Leaders of all sides should return to examining outcomes, not compete in posturing.
Here is my notion of an outcome compatible with the values and security interests of all sides:
1. Ukraine should have the right to choose freely its economic and political associations, including with Europe.
2. Ukraine should not join NATO, a position I took seven years ago, when it last came up.
3. Ukraine should be free to create any government compatible with the expressed will of its people.
Wise Ukrainian leaders would then opt for a policy of reconciliation between the various parts of their country.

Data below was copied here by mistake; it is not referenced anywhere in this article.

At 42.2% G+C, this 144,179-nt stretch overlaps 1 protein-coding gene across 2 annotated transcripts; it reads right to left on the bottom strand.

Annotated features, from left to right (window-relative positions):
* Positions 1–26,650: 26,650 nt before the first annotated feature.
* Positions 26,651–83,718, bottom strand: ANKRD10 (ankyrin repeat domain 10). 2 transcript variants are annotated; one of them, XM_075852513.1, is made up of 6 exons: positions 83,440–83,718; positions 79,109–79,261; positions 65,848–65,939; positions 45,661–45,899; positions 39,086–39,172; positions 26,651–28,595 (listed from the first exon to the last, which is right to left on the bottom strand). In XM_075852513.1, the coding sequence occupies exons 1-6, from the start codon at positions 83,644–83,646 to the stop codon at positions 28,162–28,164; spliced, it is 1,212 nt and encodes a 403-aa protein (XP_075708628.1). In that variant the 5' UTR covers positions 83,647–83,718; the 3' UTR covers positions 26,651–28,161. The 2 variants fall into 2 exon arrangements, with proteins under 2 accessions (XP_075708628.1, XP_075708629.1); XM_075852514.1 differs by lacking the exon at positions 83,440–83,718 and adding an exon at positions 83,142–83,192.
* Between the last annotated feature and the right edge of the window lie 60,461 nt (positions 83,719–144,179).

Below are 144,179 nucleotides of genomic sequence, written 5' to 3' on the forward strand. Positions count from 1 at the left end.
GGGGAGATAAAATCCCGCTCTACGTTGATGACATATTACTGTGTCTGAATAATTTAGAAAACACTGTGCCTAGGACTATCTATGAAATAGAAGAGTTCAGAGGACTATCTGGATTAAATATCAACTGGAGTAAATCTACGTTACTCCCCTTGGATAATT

Internationally, they should pursue a posture comparable to that of Finland.
That nation leaves no doubt about its fierce independence and cooperates with the West in most fields,
but carefully avoids institutional hostility toward Russia.
4. It is incompatible with the rules of the existing world order for Russia to annex Crimea.
But it should be possible to put Crimea’s relationship to Ukraine on a less fraught basis.
To that end, Russia would recognize Ukraine’s sovereignty over Crimea.
Ukraine should reinforce Crimea’s autonomy in elections held in the presence of international observers.
The process would include removing any ambiguities about the status of the Black Sea Fleet at Sevastopol.